6. Lahore

Aside from its numerous well-known historical landmarks, this city, Pakistan's second-largest, is also famed for its exquisite gardens, which were created during the Moghal Empire and the British Raj. Its faded grandeur, bustling alleyways and bazaars, and diverse Islamic and British architecture create an aura of contrast and surprise. When the inhabitants of Lahore wish to emphasize their city's distinctiveness, they simply remark, "Lahore is Lahore." For a thousand years, it was the traditional capital of Punjab and the cultural center of Northern India, stretching from Peshawar to New Delhi.

7. Larkana

Larkana is home to the historic site of Mohenjo-Daro, which was once one of the major settlements of the Bronze Age civilization that occupied the Indus Valley circa 2500 BC and has a millennia-old history. The city, which sits on a rich plain historically known as the "Garden of Sindh," has been better renowned in recent years for its ties to the powerful Bhutto family (Zulfikar Ali and Benazir Bhutto are both buried here). Visitors are drawn to the site because of its ancient predecessors, particularly the surrounding setting of Mohenjo-Daro (Mound of the Dead). The site, which once housed the most advanced metropolis of its period and covered 300 hectares, is now regarded as one of the best-preserved urban settlements in South Asia

8. Multan

Multan's history may be traced back to antiquity among the rich plains nourished by the Chenab River's waters. It was formerly one of the most significant commerce centers in ancient Islamic India, besieged by Alexander the Great and conquered by the Arabs under Muhammad bin Qasim in the 8th century. During the 11th and 12th centuries, it became a magnet for Sufi mystics from all over the region, earning it the moniker "City of Saints." It now has an incredible number of Sufi shrines, including those of Bahauddin Zikria, Shah Rukn-i-Alam, and Shams Tabriz, the latter of whom is thought to have been Rumi's spiritual teacher.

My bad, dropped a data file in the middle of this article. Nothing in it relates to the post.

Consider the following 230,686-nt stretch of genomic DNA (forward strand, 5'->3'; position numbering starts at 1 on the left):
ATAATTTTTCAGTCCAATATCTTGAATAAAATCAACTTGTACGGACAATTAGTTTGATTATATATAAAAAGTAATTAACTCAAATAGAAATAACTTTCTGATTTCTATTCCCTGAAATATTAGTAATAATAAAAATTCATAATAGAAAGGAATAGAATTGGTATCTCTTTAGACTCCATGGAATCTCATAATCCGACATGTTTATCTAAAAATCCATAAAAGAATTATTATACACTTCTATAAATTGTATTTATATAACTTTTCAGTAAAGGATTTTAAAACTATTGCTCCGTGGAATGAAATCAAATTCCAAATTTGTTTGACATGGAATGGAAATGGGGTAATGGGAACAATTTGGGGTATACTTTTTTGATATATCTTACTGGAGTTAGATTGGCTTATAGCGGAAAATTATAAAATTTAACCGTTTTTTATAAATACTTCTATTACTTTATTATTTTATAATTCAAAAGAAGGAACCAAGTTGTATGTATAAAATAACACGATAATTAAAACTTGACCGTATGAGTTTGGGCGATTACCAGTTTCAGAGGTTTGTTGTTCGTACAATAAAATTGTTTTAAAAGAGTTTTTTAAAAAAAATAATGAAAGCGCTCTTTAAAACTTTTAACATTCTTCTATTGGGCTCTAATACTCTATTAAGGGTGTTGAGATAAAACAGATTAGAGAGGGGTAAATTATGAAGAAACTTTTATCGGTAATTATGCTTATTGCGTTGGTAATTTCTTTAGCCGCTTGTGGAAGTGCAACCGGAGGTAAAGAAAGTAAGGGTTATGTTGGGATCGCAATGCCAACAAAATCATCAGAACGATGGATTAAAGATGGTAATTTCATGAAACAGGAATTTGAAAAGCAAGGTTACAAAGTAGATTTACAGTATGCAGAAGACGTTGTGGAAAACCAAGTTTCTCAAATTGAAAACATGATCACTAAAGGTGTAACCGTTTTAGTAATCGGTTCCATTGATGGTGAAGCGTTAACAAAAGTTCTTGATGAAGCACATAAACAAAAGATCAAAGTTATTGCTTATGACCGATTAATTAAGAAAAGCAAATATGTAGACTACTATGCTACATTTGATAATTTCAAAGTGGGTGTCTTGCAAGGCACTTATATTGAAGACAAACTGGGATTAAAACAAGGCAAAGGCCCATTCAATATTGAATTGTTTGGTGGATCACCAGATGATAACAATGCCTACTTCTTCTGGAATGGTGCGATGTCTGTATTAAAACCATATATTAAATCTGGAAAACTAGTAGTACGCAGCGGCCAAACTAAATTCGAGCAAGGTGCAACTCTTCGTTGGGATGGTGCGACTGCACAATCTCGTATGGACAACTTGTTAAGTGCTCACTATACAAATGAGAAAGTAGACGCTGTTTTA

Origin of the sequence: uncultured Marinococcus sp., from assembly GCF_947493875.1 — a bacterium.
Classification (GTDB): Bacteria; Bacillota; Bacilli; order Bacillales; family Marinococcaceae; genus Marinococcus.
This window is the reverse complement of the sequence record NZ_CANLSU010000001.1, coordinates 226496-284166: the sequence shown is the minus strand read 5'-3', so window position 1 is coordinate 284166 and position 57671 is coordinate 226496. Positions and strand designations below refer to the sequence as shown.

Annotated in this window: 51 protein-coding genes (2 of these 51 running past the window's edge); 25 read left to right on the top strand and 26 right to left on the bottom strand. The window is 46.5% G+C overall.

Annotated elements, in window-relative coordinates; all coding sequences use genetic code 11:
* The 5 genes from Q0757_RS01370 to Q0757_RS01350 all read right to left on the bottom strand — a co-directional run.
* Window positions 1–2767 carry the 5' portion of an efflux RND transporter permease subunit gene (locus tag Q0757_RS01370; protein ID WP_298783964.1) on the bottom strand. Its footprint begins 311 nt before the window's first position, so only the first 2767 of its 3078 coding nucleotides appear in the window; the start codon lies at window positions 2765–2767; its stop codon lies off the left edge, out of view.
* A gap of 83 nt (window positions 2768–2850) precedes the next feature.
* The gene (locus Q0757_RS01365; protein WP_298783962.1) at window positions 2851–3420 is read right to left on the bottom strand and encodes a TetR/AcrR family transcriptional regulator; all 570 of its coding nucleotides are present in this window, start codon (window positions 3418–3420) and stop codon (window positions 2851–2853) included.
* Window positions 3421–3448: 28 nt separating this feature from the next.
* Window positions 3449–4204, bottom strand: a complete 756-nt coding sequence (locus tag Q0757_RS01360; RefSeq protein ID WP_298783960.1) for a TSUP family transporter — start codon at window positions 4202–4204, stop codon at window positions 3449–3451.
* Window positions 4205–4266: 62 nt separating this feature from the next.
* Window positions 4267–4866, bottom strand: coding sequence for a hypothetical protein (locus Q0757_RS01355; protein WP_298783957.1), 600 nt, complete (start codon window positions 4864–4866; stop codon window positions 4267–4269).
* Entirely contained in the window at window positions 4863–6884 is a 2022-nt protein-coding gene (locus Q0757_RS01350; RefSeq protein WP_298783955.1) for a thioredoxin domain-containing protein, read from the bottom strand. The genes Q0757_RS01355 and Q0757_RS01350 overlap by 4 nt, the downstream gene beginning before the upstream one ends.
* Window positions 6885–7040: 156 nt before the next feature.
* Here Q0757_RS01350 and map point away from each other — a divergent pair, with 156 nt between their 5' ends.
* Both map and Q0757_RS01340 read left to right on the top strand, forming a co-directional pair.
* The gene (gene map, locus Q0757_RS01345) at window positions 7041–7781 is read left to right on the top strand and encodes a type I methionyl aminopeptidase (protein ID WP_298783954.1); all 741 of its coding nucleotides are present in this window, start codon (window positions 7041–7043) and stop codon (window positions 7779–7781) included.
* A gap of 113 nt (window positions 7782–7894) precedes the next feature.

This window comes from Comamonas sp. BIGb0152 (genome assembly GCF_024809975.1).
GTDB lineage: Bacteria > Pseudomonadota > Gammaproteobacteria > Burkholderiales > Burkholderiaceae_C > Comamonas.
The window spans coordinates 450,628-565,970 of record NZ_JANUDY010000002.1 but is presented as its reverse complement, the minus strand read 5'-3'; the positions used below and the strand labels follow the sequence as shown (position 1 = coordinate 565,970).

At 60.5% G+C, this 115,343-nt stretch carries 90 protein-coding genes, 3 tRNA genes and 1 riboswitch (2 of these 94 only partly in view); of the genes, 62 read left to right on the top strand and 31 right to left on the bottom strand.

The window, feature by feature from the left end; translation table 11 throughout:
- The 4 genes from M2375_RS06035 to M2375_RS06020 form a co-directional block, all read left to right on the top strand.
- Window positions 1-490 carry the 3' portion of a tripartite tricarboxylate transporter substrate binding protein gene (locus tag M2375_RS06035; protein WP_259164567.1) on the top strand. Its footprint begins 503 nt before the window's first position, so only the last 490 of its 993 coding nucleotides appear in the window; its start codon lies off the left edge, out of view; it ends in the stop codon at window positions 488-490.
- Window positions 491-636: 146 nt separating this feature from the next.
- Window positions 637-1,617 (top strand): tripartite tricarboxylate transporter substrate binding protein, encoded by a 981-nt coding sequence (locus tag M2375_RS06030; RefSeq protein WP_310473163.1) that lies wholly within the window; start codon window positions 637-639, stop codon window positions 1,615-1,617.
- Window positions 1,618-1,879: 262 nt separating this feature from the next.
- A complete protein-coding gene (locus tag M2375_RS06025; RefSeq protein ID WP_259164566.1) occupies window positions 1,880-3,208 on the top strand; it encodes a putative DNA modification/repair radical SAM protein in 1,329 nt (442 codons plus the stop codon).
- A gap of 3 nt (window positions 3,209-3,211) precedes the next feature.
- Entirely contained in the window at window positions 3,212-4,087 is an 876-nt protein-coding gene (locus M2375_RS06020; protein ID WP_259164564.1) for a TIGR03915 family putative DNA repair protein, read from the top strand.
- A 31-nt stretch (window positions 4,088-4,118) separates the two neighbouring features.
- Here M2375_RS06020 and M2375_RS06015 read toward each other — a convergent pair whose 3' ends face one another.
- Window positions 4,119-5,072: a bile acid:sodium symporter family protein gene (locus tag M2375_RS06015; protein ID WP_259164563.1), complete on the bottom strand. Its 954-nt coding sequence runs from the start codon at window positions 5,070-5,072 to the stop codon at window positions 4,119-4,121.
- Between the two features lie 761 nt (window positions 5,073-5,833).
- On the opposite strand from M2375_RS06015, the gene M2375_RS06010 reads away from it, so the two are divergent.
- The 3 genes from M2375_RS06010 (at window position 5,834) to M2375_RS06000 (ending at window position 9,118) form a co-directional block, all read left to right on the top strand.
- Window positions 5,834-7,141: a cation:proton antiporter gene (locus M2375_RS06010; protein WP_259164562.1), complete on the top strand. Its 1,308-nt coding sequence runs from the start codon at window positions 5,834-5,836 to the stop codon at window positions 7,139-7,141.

9. Peshawar

The streets of ancient Peshawar – notably around Qisa Khawani, the storyteller's bazaar – are a swirling mix of color, ethnicities, races, and creeds, just like many of the subcontinent's busy bazaars, but on a vast scale. The jewelers don't have stalls next to the textile merchants, nor do the leather vendors have stalls next to the vegetable sellers; the merchants have their own bazaars all to themselves, crammed into the dark alleyways. It's a raucous town brimming with life and energy, evoking the era of The Arabian Nights. It is pure joy for the traveler to roam the streets, lost in this completely different world. 

10. Sukkur

The strategically significant city of Sukkur, located on the western bank of the Indus River, has been at the heart of trade in this region since time immemorial. With a history dating back to before Alexander the Great's arrival in 326 BC, the city has absorbed the effects of the Umayyads, Mughals, and British over the years. The current city was founded under the patronage of the British, under the leadership of Sir Charles Napier. The majestic Sukkur Barrage, erected between 1923 and 1932 and still the world's largest single irrigation network of its sort, is one of its most impressive structures from that period of British rule.